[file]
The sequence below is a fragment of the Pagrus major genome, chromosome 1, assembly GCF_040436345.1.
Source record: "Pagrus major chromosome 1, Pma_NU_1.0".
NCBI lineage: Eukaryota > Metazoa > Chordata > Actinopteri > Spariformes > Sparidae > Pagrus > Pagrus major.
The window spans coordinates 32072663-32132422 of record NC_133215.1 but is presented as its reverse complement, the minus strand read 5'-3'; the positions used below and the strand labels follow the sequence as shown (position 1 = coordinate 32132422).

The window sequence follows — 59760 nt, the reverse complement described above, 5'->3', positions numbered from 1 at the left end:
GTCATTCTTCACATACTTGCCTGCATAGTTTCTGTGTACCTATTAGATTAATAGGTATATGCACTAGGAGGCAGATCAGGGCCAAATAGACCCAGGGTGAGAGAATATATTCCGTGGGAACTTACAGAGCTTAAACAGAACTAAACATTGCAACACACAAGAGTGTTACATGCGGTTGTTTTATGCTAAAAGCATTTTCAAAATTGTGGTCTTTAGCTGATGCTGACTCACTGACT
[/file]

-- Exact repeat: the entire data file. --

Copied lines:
The sequence below is a fragment of the Pagrus major genome, chromosome 1, assembly GCF_040436345.1.
Source record: "Pagrus major chromosome 1, Pma_NU_1.0".
NCBI lineage: Eukaryota > Metazoa > Chordata > Actinopteri > Spariformes > Sparidae > Pagrus > Pagrus major.
The window spans coordinates 32072663-32132422 of record NC_133215.1 but is presented as its reverse complement, the minus strand read 5'-3'; the positions used below and the strand labels follow the sequence as shown (position 1 = coordinate 32132422).

The window sequence follows — 59760 nt, the reverse complement described above, 5'->3', positions numbered from 1 at the left end:
GTCATTCTTCACATACTTGCCTGCATAGTTTCTGTGTACCTATTAGATTAATAGGTATATGCACTAGGAGGCAGATCAGGGCCAAATAGACCCAGGGTGAGAGAATATATTCCGTGGGAACTTACAGAGCTTAAACAGAACTAAACATTGCAACACACAAGAGTGTTACATGCGGTTGTTTTATGCTAAAAGCATTTTCAAAATTGTGGTCTTTAGCTGATGCTGACTCACTGACT